The Jargon of Authenticity (Routledge Classics)

The Jargon of Authenticity (Routledge Classics)

Theodor W. Adorno

Language: English

Pages: 162


Format: PDF / Kindle (mobi) / ePub

Theodor Adorno was no stranger to controversy. In The Jargon of Authenticity he gives full expression to his hostility to the language employed by certain existentialist thinkers such as Martin Heidegger. With his customary alertness to the uses and abuses of language, he calls into question the jargon, or ‘aura’, as his colleague Walter Benjamin described it, which clouded existentialists’ thought. He argued that its use undermined the very message for meaning and liberation that it sought to make authentic. Moreover, such language—claiming to address the issue of freedom—signally failed to reveal the lack of freedom inherent in the capitalist context in which it was written. Instead, along with the jargon of the advertising jingle, it attributed value to the satisfaction of immediate desire. Alerting his readers to the connection between ideology and language, Adorno’s frank and open challenge to directness, and the avoidance of language that ‘gives itself over either to the market, to balderdash, or to the predominating vulgarity’, is as timely today as it ever has been.
















class. They let themselves be con-firmed in this attitude by a uniform mode of speech, which eagerly welcomes the jargon for purposes of collective narcissism. This applies not only to those who speak it but also to the objective spirit. The jargon affirms the reliability of the universal by means of the distinction of having a bourgeois origin, a distinction which is itself authorized by the universal. Its tone of approved selectivity seems to come from the person himself. The greater advantage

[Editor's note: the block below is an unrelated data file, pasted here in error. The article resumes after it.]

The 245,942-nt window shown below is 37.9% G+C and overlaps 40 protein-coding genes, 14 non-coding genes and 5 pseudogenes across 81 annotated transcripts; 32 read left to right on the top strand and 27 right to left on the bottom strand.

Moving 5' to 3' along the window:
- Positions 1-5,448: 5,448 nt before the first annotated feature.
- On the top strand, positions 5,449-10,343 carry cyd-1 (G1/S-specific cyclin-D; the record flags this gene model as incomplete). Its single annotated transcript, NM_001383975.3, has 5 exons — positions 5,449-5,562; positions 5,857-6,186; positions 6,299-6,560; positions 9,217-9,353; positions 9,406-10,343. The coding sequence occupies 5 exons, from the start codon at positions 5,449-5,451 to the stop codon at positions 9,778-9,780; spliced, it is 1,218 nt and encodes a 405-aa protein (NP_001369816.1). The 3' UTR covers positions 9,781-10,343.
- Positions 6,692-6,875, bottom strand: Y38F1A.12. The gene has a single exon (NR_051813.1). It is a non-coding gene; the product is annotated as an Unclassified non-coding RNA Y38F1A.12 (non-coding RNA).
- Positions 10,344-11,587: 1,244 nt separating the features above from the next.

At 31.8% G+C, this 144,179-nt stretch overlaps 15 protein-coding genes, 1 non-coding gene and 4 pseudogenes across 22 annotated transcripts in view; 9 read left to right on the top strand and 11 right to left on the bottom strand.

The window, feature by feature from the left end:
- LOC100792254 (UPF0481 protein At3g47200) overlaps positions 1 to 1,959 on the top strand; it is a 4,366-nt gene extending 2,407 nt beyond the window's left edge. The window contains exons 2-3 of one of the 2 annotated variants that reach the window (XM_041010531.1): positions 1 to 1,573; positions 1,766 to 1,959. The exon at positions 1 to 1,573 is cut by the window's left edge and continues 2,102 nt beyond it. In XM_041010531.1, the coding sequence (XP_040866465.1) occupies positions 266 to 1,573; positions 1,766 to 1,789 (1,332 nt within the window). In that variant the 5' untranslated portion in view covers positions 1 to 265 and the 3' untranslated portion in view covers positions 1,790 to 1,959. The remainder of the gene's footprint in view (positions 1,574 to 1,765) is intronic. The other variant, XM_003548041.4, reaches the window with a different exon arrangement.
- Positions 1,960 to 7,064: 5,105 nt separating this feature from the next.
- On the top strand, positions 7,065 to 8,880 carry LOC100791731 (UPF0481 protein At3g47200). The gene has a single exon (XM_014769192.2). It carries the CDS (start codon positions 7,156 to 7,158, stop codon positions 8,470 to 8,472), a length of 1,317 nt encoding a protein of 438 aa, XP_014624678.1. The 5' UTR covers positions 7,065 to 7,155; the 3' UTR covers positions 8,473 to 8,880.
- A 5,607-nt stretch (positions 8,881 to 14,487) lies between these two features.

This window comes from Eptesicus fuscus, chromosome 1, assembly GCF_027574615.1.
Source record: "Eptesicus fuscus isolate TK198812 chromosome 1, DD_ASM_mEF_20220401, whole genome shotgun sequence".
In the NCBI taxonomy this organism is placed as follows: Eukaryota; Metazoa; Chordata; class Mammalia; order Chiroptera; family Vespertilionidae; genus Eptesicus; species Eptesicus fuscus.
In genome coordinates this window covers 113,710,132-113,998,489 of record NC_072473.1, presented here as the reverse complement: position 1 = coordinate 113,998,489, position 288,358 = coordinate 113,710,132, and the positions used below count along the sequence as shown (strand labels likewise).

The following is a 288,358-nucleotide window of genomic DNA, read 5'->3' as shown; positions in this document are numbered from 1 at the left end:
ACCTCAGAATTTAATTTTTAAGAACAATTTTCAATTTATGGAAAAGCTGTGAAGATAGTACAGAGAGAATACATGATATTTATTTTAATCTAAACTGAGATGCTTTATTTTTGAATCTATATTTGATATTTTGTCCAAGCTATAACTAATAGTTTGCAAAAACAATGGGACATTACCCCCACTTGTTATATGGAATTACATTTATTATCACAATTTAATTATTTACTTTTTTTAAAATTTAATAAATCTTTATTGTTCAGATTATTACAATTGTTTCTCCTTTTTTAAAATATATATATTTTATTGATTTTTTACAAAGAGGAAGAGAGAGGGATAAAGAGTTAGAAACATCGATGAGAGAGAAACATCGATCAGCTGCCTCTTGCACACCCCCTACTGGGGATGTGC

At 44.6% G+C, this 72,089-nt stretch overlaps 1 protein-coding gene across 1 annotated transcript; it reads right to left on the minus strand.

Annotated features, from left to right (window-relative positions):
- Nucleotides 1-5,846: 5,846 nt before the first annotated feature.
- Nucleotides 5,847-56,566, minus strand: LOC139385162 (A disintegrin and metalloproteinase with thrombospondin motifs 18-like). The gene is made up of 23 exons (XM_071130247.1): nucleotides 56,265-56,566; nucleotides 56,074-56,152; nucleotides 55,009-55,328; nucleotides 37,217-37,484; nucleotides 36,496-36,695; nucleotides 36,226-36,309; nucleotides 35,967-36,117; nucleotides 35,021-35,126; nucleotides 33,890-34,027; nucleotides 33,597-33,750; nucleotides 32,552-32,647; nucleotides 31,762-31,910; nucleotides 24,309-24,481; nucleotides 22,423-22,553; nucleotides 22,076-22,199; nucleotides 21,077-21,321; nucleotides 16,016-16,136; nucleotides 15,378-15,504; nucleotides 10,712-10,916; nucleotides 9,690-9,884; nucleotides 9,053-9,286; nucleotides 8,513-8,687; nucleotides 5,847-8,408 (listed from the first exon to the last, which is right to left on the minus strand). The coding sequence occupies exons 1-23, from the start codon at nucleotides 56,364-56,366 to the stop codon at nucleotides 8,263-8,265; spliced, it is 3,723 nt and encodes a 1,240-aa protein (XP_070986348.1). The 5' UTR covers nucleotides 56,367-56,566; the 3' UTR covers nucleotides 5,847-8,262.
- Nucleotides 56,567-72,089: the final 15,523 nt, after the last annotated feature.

of mere spirit. The so-called Platonic psychology already expresses the internalization of the societal division of labor. Each function within the person, once firmly defined, negates the person's total principle. The person becomes simply the sum of his functions. In the face of this situation, however, the person becomes all the worse, since his own laboriously gained unity has remained fragile. Each individual function, created under the law of self-preservation, becomes so firmly congealed

knowledge of the power of encounter in the forming of the intrahuman sphere. The things which matter are settled in this intrahuman sphere. I do not have to tell you what I mean by this. You will all understand me, for in a particular and extraordinary sense you all have to do with people. In a time like ours—I have mentioned it already—in which the perspective of things has everywhere begun to waver, everything depends more than ever on the individual who knows of the essence of things, of

the lie to the identity principle, would not be of the nature of the concept, which for the sake of its omnipotence would like precisely to gloss over the fact that it is a concept; dictators imprison those who call them dictators. Nevertheless, that identity, which strictly would be identical with nothing more than with itself, annihilates itself. If it no longer goes forth to an other, and if it is no longer an identity of something, then, as Hegel saw, it is nothing at all. Thus totality is

arcanum: the mystery of being permanently in ecstasy over some numinous thing which is preserved in silence. In the case of taciturn people, it is too often impossible to tell whether—as they would like one to believe— the depth of their inwardness shudders at the sight of anything profane, or whether their coldness has as little to say to anything as anything has to say to it. The rest is piety, and in the more humane instance this rest is the helplessly surging feeling of people who have lost

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